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Radioembolization of colorectal hepatic metastases using yttrium-90 microspheres
Article first published online: 6 MAR 2009
Copyright © 2009 American Cancer Society
Volume 115, Issue 9, pages 1849–1858, 1 May 2009
How to Cite
Mulcahy, M. F., Lewandowski, R. J., Ibrahim, S. M., Sato, K. T., Ryu, R. K., Atassi, B., Newman, S., Talamonti, M., Omary, R. A., Benson, A. and Salem, R. (2009), Radioembolization of colorectal hepatic metastases using yttrium-90 microspheres. Cancer, 115: 1849–1858. doi: 10.1002/cncr.24224
- Issue published online: 20 APR 2009
- Article first published online: 6 MAR 2009
- Manuscript Accepted: 26 NOV 2008
- Manuscript Revised: 22 NOV 2008
- Manuscript Received: 22 JUL 2008
- 18[F]fluorodeoxyglucose-positron emission tomography;
- hepatic arterial infusion chemotherapy;
- radiofrequency ablation;
- systemic agents;
- time to hepatic progression;
- transarterial chemoembolization;
- internal radiation
The objective of the current study was to determine the safety and efficacy of Yttrium-90 (Y90) microsphere treatment in patients with liver-dominant colorectal metastases.
Seventy-two patients with unresectable hepatic colorectal metastases were treated at a targeted absorbed dose of 120 Gray (Gy). Safety and toxicity were assessed using version 3 of the National Cancer Institute Common Terminology Criteria. Response was assessed by anatomic imaging and positron emission tomography (PET). Survival from the diagnosis of hepatic metastases and first treatment were estimated using the Kaplan-Meier method. Substratification analyses were performed.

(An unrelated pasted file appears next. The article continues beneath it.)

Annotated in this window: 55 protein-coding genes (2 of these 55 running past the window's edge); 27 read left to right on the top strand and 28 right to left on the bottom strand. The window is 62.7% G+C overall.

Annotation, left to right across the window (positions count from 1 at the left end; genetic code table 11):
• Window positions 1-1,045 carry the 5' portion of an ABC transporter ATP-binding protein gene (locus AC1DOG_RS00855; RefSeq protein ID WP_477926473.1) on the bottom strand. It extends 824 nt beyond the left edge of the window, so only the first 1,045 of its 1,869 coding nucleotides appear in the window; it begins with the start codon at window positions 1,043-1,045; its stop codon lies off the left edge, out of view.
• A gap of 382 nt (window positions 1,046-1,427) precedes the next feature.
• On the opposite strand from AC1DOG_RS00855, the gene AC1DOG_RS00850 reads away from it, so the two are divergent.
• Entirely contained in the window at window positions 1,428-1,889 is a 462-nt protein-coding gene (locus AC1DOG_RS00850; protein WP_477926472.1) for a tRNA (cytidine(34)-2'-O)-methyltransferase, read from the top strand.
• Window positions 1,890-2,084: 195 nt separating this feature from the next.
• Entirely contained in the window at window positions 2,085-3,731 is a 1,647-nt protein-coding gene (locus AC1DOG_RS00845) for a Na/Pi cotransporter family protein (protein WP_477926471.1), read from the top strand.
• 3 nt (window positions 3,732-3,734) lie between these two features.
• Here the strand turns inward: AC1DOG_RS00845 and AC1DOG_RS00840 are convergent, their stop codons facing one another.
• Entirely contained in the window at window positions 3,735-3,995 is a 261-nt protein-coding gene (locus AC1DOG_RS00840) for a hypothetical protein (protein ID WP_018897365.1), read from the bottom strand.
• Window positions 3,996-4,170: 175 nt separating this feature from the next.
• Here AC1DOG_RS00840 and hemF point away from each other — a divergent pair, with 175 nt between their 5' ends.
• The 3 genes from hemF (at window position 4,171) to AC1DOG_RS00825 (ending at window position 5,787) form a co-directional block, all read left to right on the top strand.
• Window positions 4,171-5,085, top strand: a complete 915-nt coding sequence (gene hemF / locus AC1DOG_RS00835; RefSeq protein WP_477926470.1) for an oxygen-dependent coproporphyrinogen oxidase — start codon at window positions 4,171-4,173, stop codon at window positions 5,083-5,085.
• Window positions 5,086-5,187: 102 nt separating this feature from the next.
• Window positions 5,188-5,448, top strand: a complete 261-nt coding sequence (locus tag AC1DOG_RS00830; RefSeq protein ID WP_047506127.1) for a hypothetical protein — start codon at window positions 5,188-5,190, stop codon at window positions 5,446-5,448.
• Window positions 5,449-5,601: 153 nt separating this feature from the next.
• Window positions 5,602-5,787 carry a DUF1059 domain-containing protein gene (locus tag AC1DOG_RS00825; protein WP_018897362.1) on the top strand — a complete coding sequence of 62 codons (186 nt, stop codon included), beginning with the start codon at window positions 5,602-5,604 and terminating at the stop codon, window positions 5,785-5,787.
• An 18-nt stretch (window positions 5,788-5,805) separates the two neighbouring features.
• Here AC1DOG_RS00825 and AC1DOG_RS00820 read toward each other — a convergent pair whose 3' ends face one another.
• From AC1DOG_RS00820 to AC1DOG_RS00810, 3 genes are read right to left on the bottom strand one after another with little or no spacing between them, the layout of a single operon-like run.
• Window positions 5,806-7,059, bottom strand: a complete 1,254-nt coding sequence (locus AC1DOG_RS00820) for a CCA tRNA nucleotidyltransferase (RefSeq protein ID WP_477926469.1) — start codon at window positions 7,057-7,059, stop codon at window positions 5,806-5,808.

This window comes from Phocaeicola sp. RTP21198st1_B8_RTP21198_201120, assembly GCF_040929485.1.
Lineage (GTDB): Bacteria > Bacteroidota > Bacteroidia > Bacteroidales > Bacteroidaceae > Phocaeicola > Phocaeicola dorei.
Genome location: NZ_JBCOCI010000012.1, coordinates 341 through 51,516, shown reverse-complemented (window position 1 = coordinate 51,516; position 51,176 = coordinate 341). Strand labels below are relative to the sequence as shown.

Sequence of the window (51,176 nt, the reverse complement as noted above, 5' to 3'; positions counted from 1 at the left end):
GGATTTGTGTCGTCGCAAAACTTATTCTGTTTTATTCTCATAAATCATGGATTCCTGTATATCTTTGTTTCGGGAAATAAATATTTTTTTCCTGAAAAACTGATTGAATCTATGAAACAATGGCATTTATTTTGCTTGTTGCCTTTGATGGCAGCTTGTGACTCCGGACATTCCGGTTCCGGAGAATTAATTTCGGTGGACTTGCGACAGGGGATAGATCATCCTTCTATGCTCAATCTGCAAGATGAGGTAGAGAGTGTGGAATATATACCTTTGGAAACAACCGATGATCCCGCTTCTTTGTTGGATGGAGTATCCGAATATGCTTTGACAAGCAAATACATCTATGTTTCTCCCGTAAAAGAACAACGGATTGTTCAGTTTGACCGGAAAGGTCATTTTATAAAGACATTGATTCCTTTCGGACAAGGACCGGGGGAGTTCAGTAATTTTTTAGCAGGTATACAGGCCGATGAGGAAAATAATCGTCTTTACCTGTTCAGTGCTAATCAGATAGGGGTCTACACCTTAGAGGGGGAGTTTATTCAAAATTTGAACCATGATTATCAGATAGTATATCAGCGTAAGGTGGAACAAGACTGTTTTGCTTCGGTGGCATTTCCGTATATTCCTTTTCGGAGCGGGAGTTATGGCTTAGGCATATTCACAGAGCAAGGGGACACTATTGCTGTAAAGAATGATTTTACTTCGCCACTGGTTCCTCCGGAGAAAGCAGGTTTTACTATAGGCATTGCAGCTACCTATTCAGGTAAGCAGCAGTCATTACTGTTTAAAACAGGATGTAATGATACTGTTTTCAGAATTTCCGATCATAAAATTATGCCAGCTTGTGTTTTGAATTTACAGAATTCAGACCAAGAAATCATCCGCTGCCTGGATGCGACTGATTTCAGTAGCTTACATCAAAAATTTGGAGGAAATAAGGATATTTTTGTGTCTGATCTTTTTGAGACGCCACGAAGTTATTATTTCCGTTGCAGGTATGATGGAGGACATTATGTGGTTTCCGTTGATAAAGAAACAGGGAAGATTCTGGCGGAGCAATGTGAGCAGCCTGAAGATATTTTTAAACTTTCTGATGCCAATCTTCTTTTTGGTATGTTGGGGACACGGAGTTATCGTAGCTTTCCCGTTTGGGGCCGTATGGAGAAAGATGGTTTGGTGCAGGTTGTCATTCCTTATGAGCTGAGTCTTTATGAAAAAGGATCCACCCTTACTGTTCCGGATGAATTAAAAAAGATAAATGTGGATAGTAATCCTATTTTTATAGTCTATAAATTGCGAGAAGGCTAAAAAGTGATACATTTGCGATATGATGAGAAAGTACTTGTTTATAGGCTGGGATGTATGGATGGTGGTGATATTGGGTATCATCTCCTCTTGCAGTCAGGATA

The median dose delivered was 118 Gy. Treatment-related toxicities included fatigue (61%), nausea (21%), and abdominal pain (25%). Grade 3 and 4 bilirubin toxicities were observed in 9 of 72 patients (12.6%). The tumor response rate was 40.3%. The median time to hepatic progression was 15.4 months, and the median response duration was 15 months. The PET response rate was 77%. Overall survival from the first Y90 treatment was 14.5 months. Tumor replacement (≤25% vs >25%) was associated with significantly greater median survival (18.7 months vs 5.2 months). The presence of extrahepatic disease was associated negatively with overall survival (7.9 months vs 21 months). Overall survival from the date of initial hepatic metastases was 34.6 months. A subset analysis of patients who had an Eastern Cooperative Oncology Group performance status of 0 demonstrated a median survival of 42.8 months and 23.5 months from the time of hepatic metastases and Y90 treatment, respectively.
Y90 liver therapy appears to provide sustained disease stabilization with acceptable toxicity. Asymptomatic patients with preserved liver function at the time of Y90 appeared to benefit most from treatment. Cancer 2009. © 2009 American Cancer Society.